Casa Triton not only blends comfortably into its environment, it becomes the environment. Here, there is no distinction between the house and the land or the house and the air. Or even the house and the water, for that matter. An infinity pool connects each section of the Casa Triton to the next, so it's possible to wake up from an afternoon nap in the bedroom and swim all the way to dinner. Aldaco also had lights aimed on an offshore rock formation, making even the seascape itself part of his composition. But the one thing that makes Casa Triton unique among all the villas in Careyes is that Aldaco didn't just carefully arrange a grouping of palapas on a scenic overlook.
Instead, he uses those forms together to create spaces between structures 'negative spaces' without any walls, which by their inter-relationship with the rest of the scheme become as integral to the flow as any other element. Aldaco even used the gardens architecturally here, a room's fourth wall might actually be a hedge. And incredibly, on the rare occasion when it rains in Careyes, guests at the dining room table are treated to a fabulous mist.
Even the site plan was developed of the earth, not in spite of it. Aldaco naturally drew inspiration from the majestic bluff and its incomparable vistas. But what's truly noteworthy is the extent to which the architect let the land determine the layout. Aldaco camped out on the site for weeks to study and learn it; the views of the water and the mountains, the direction of the rain, the wind patterns, and even the light and shade. He identified the best sight lines, imagining everything from the view through a window or passageway to an uninterrupted panorama. Then, satisfied that he had achieved a perfect compromise between man and nature, he sketched the plan for Casa Triton in the dirt at full scale and had it photographed from a helicopter.
The result is a place that not only lets visitors gaze out over a 270-degree expanse of sea and mountains, but also forces them to completely disavow their traditional views about indoors and outdoors in the process. Each morning, as her guests push aside the simple shutters, Casa TritÃ³n opens up to the world. The living and dining areas and even the master bath are each open on three sides. The breakfast room and sunset lounge have no walls at all. Birds fly right through the media room. And regardless of socioeconomic standing, Triton's human occupants are required to share their temporary shelter with the resident frogs, birds and butterflies. One could imagine a painting by Henri Rousseau without the limitations of frame and canvas or a five-star hotel with turndown service provided by the breeze.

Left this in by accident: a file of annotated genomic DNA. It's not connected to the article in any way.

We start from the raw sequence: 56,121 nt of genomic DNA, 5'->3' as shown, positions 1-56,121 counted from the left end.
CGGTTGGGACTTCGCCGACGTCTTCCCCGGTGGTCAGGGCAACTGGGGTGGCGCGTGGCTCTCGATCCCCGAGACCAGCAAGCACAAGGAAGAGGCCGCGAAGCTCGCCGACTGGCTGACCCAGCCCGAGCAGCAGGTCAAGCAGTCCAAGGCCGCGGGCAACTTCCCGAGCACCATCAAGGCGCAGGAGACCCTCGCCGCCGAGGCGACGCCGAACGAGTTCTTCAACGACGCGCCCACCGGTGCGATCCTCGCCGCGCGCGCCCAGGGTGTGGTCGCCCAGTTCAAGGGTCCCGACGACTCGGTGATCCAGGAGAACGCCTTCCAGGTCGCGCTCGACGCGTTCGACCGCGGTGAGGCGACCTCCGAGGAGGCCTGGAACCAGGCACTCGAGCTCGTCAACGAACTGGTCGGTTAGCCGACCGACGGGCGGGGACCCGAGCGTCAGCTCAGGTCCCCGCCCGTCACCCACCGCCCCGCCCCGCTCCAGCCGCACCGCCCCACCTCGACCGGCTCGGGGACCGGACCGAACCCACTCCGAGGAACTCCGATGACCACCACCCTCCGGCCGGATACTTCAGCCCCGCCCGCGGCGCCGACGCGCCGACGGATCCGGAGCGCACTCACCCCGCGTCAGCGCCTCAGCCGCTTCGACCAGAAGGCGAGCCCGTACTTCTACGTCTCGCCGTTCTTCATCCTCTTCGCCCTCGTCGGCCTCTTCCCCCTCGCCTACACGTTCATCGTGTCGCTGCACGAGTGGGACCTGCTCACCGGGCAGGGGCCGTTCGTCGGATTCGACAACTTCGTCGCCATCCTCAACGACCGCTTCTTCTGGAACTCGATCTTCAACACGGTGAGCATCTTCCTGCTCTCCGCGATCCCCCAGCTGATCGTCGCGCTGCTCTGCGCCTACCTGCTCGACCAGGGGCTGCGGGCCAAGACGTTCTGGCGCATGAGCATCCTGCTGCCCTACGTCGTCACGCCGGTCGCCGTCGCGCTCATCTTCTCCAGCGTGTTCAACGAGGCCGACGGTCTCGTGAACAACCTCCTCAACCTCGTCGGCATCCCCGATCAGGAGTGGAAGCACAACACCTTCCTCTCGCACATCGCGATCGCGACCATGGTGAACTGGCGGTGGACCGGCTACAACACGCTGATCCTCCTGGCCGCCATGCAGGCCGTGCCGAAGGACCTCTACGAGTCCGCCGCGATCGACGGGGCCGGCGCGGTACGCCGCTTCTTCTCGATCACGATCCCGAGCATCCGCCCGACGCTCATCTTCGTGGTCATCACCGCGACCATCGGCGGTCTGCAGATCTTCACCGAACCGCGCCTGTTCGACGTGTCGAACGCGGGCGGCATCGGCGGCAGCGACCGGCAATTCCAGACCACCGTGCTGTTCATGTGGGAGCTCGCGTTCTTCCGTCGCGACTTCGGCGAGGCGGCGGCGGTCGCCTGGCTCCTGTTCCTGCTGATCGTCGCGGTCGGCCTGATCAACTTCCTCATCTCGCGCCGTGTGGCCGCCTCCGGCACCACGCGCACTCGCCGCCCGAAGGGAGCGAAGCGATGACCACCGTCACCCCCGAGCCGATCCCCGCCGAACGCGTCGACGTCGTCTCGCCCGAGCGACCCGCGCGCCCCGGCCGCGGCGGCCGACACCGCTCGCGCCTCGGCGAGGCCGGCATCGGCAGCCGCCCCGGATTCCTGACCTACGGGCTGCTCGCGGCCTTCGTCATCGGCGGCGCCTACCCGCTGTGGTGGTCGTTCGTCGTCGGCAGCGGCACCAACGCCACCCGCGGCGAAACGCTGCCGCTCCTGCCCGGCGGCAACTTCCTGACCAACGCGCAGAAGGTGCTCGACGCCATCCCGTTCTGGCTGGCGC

Being the non-house that it is (or isn't), Casa Triton, of course, defies description in more ways than one. It obviously represents the maturation of the palapa style but at the same time, it also epitomizes the Careyes lifestyle. Because everything about Casa Triton has been designed to help its guests commune with nature, and to indulge in the unique way of life. Living is where Casa TritÃ³n comes alive, and the people of Careyes know how to live. Meals are taken outdoors as the space dictates.
Visitors host parties for friends, and family and Triton plays the perfect hostess with some expert assistance from the full-time staff of nine, which includes a butler, a gourmet chef, a houseboy, three maids and three gardeners where champagne flows outdoors to the sounds of Beethoven mixed with the breakers, and where it's not unusual to get lost in the glow of several hundred lighted candles on the terraces beneath an intensely starry sky.
Disclaimer: Pins in map may not be accurate if Google Maps cannot find the exact address. In this case an approximation is made.